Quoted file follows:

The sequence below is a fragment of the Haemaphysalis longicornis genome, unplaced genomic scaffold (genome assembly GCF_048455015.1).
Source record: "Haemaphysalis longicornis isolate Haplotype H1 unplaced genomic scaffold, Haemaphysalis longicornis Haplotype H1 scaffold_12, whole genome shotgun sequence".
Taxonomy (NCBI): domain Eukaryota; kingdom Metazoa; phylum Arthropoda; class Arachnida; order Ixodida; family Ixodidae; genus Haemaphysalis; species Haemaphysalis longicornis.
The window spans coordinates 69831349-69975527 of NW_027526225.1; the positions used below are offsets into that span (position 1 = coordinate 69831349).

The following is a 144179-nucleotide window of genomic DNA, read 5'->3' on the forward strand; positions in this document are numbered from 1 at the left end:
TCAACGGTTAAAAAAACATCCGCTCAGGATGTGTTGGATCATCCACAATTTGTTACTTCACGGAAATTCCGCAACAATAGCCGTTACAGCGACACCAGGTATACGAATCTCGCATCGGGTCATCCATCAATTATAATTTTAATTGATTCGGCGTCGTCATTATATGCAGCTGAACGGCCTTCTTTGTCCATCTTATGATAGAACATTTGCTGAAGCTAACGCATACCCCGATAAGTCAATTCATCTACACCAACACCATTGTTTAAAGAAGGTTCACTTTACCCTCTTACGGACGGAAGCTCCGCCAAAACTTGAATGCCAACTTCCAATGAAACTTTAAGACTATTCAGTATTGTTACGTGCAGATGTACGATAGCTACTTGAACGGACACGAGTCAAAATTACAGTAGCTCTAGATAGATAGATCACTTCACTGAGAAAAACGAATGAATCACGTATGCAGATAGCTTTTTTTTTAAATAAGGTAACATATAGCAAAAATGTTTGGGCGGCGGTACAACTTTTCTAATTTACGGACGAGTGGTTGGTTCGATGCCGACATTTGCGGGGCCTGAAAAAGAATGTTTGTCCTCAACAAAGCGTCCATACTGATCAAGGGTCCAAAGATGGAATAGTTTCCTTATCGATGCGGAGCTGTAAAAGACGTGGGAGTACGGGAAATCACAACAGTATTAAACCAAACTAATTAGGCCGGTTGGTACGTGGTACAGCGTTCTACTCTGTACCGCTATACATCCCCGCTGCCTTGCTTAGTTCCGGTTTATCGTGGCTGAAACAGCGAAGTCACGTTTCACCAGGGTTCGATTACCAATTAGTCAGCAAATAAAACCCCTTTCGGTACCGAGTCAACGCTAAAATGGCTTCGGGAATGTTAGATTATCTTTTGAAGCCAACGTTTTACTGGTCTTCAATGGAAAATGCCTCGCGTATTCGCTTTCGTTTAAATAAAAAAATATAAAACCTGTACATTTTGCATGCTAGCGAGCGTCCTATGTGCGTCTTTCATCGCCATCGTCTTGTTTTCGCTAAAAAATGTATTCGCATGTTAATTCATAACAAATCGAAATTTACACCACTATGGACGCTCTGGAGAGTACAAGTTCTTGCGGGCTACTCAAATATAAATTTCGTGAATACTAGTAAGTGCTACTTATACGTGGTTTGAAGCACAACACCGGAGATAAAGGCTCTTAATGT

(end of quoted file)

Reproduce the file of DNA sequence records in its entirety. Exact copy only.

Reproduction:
The sequence below is a fragment of the Haemaphysalis longicornis genome, unplaced genomic scaffold (genome assembly GCF_048455015.1).
Source record: "Haemaphysalis longicornis isolate Haplotype H1 unplaced genomic scaffold, Haemaphysalis longicornis Haplotype H1 scaffold_12, whole genome shotgun sequence".
Taxonomy (NCBI): domain Eukaryota; kingdom Metazoa; phylum Arthropoda; class Arachnida; order Ixodida; family Ixodidae; genus Haemaphysalis; species Haemaphysalis longicornis.
The window spans coordinates 69831349-69975527 of NW_027526225.1; the positions used below are offsets into that span (position 1 = coordinate 69831349).

The following is a 144179-nucleotide window of genomic DNA, read 5'->3' on the forward strand; positions in this document are numbered from 1 at the left end:
TCAACGGTTAAAAAAACATCCGCTCAGGATGTGTTGGATCATCCACAATTTGTTACTTCACGGAAATTCCGCAACAATAGCCGTTACAGCGACACCAGGTATACGAATCTCGCATCGGGTCATCCATCAATTATAATTTTAATTGATTCGGCGTCGTCATTATATGCAGCTGAACGGCCTTCTTTGTCCATCTTATGATAGAACATTTGCTGAAGCTAACGCATACCCCGATAAGTCAATTCATCTACACCAACACCATTGTTTAAAGAAGGTTCACTTTACCCTCTTACGGACGGAAGCTCCGCCAAAACTTGAATGCCAACTTCCAATGAAACTTTAAGACTATTCAGTATTGTTACGTGCAGATGTACGATAGCTACTTGAACGGACACGAGTCAAAATTACAGTAGCTCTAGATAGATAGATCACTTCACTGAGAAAAACGAATGAATCACGTATGCAGATAGCTTTTTTTTTAAATAAGGTAACATATAGCAAAAATGTTTGGGCGGCGGTACAACTTTTCTAATTTACGGACGAGTGGTTGGTTCGATGCCGACATTTGCGGGGCCTGAAAAAGAATGTTTGTCCTCAACAAAGCGTCCATACTGATCAAGGGTCCAAAGATGGAATAGTTTCCTTATCGATGCGGAGCTGTAAAAGACGTGGGAGTACGGGAAATCACAACAGTATTAAACCAAACTAATTAGGCCGGTTGGTACGTGGTACAGCGTTCTACTCTGTACCGCTATACATCCCCGCTGCCTTGCTTAGTTCCGGTTTATCGTGGCTGAAACAGCGAAGTCACGTTTCACCAGGGTTCGATTACCAATTAGTCAGCAAATAAAACCCCTTTCGGTACCGAGTCAACGCTAAAATGGCTTCGGGAATGTTAGATTATCTTTTGAAGCCAACGTTTTACTGGTCTTCAATGGAAAATGCCTCGCGTATTCGCTTTCGTTTAAATAAAAAAATATAAAACCTGTACATTTTGCATGCTAGCGAGCGTCCTATGTGCGTCTTTCATCGCCATCGTCTTGTTTTCGCTAAAAAATGTATTCGCATGTTAATTCATAACAAATCGAAATTTACACCACTATGGACGCTCTGGAGAGTACAAGTTCTTGCGGGCTACTCAAATATAAATTTCGTGAATACTAGTAAGTGCTACTTATACGTGGTTTGAAGCACAACACCGGAGATAAAGGCTCTTAATGT